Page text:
Arnica (Arnincae Montana)
Also known as:
Arnica cordifolia, Arnica des Montagnes, Arnica Flos, Arnica Flower, Arnica fulgens, Arnica latifolia, Arnica montana, Arnica sororia, Arnikabluten, Bergwohlverieih, Doronic d’Allemagne, Fleurs d'Arnica, Herbe aux Chutes, Herbe aux Prêcheurs, Kraftwurz, Leopard's Bane, Mountain Tobacco, Plantin des Alpes, Quinquina des Pauvres, Souci des Alpes, Tabac des Savoyards, Tabac des Vosges, Wolf's Bane, Wundkraut.
The dried flower heads and rhizome are used herbally and was first used by Swiss mountaineers to help prevent sore and aching limbs. It has seldom been used internally because of its irritant effect on the stomach.Arnica contains the substance: helenalin which is toxic in large amounts. The roots contain derivatives of Thymol, which is one of a group of naturally occurring compounds with strong antimicrobial action (aslo known as: biocides). Thymol can even reduce bacterial resistance to common antibiotics such as penicillin.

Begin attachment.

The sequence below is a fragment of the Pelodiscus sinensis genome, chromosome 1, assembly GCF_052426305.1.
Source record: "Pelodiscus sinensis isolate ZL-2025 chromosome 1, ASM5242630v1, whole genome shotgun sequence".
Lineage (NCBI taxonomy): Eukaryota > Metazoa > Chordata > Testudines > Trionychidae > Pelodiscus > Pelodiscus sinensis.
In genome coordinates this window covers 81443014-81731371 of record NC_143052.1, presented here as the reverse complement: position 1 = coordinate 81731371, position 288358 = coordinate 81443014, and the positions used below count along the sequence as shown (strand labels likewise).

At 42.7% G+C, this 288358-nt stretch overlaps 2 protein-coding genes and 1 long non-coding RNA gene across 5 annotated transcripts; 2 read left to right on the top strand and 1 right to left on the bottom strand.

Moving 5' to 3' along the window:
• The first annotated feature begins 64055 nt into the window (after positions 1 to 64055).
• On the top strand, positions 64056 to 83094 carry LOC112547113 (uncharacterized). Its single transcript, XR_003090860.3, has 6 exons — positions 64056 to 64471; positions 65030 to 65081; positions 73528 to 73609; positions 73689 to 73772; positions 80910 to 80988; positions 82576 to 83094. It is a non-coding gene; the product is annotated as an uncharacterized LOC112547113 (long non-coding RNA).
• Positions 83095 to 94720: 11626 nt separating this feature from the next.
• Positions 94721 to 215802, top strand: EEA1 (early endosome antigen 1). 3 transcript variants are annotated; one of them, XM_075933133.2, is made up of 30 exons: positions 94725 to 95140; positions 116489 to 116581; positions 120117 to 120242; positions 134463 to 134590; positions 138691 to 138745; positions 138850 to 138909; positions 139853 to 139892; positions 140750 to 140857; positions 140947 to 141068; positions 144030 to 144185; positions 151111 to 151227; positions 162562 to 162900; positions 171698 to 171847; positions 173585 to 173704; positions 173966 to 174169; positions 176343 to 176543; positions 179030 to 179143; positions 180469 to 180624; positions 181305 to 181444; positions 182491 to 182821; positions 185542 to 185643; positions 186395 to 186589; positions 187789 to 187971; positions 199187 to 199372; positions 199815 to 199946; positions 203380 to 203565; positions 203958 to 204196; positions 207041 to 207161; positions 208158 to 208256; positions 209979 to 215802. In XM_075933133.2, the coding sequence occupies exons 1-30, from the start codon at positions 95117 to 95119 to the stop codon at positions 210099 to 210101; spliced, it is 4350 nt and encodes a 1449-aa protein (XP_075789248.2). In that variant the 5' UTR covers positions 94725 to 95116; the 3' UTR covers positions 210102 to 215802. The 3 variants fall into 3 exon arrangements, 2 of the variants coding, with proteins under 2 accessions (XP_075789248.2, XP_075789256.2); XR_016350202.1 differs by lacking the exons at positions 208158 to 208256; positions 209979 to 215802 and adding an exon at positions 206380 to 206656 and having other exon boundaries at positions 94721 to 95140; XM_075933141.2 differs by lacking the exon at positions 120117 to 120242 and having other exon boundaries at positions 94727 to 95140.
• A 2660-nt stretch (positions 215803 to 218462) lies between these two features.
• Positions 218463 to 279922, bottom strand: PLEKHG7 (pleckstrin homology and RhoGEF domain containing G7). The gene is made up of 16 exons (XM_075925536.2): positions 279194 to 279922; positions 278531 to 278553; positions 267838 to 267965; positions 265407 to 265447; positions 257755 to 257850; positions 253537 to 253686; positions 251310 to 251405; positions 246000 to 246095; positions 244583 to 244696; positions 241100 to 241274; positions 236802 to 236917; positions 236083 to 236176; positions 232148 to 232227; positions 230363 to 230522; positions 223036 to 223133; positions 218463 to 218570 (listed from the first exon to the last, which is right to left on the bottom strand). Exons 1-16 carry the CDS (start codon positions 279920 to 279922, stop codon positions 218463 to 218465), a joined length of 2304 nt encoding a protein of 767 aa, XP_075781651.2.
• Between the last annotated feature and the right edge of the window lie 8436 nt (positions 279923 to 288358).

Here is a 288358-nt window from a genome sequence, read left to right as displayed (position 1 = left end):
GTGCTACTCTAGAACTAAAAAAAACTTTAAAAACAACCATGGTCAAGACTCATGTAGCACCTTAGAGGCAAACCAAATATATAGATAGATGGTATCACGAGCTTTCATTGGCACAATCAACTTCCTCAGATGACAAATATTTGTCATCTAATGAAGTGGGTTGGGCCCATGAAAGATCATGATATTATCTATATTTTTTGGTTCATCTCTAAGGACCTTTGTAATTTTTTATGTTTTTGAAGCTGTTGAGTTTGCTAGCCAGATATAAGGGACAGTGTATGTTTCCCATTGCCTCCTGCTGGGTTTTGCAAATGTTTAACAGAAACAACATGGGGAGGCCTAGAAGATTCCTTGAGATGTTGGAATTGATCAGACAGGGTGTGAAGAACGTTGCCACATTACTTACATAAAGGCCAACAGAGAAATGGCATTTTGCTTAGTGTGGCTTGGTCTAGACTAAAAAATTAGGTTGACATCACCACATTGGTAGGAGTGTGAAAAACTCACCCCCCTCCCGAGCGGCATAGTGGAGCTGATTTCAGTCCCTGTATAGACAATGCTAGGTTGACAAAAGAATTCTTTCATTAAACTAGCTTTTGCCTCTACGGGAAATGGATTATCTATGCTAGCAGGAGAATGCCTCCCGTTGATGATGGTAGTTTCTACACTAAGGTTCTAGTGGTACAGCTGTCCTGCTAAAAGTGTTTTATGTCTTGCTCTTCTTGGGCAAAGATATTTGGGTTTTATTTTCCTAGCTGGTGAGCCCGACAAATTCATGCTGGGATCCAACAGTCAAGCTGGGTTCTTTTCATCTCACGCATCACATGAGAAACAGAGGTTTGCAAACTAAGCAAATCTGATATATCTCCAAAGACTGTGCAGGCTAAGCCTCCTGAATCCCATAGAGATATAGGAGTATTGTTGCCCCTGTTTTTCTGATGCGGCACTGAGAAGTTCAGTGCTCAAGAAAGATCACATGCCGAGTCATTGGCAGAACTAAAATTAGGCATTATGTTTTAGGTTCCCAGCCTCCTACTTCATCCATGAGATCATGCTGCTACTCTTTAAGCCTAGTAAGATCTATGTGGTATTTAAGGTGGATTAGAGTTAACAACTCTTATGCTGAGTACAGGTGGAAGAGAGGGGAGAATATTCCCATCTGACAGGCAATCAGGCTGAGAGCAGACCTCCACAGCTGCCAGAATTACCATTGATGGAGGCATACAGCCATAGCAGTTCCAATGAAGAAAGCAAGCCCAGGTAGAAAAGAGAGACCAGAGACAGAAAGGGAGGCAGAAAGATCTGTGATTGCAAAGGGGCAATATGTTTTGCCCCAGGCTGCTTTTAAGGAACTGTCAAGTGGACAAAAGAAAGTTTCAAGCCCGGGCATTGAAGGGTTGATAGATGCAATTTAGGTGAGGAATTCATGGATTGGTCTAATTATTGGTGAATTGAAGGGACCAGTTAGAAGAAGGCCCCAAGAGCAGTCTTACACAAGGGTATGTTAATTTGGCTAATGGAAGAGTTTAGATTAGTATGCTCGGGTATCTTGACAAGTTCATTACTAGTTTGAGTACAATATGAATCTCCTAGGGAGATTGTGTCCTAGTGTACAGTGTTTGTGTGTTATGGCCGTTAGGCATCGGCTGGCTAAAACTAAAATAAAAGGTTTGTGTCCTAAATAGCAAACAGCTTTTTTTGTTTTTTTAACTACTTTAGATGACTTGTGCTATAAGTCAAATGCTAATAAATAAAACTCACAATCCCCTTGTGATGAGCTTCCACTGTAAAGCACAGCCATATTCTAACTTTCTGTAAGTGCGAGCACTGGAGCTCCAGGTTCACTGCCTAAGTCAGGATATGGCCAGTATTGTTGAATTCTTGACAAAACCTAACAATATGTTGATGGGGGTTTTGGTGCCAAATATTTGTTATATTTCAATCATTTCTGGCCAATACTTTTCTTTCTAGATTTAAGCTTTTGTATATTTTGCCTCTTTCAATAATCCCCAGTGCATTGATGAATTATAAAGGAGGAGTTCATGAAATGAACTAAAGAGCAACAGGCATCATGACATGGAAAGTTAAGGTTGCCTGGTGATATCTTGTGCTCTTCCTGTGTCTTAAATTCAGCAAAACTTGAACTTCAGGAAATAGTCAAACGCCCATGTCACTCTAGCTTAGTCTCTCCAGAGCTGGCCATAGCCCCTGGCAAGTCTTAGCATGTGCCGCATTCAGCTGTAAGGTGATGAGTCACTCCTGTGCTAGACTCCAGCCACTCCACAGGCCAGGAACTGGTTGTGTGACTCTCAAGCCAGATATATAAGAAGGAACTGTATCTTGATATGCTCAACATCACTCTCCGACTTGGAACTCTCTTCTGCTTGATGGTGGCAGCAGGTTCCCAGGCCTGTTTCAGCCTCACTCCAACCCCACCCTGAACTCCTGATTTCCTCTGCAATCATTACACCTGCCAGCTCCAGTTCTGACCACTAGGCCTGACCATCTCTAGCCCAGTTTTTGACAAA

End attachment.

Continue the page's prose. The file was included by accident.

Used on unbroken skin to alleviate sprains, muscle pains and dislocations, it is also said to be helpful when painted on unbroken chilblains. Applied promptly, it helps prevent the formation of bruises by stopping the capillaries from bleeding. It works by stimulating the activity of white blood cells which process congested blood, and by dispersing trapped fluids from joints and muscles and bumped and bruised tissue. It also has anti-inflammatory and anti-bacterial qualities and it is these that help to reduce pain and swelling as well as improving wound healing.
Arnica should not be administered orally or applied to broken skin where absorption can occur. No consensus exists on topical dosing, and evidence from clinical trials is lacking to support therapeutic dosing. In homeopathic use, less concentrated strengths such as 200 C, 1 M (1,000 C), and 10 M (10,000 C) (C = centisimal dilution [1 part in 100]; M = millesimal dilution [1 part in 1,000]), are recommended for use pre- and postsurgically; clinical evidence is lacking to support therapeutic dosing.
Homeopathic doses of arnica are unlikely to exert any adverse reactions because of the minimal amount ingested. Arnica irritates mucous membranes and causes stomach pain, diarrhea, and vomiting. Allergy and contact dermatitis have been reported.
The plant is poisonous and ingestion can cause gastroenteritis, dyspnea, cardiac arrest, and death.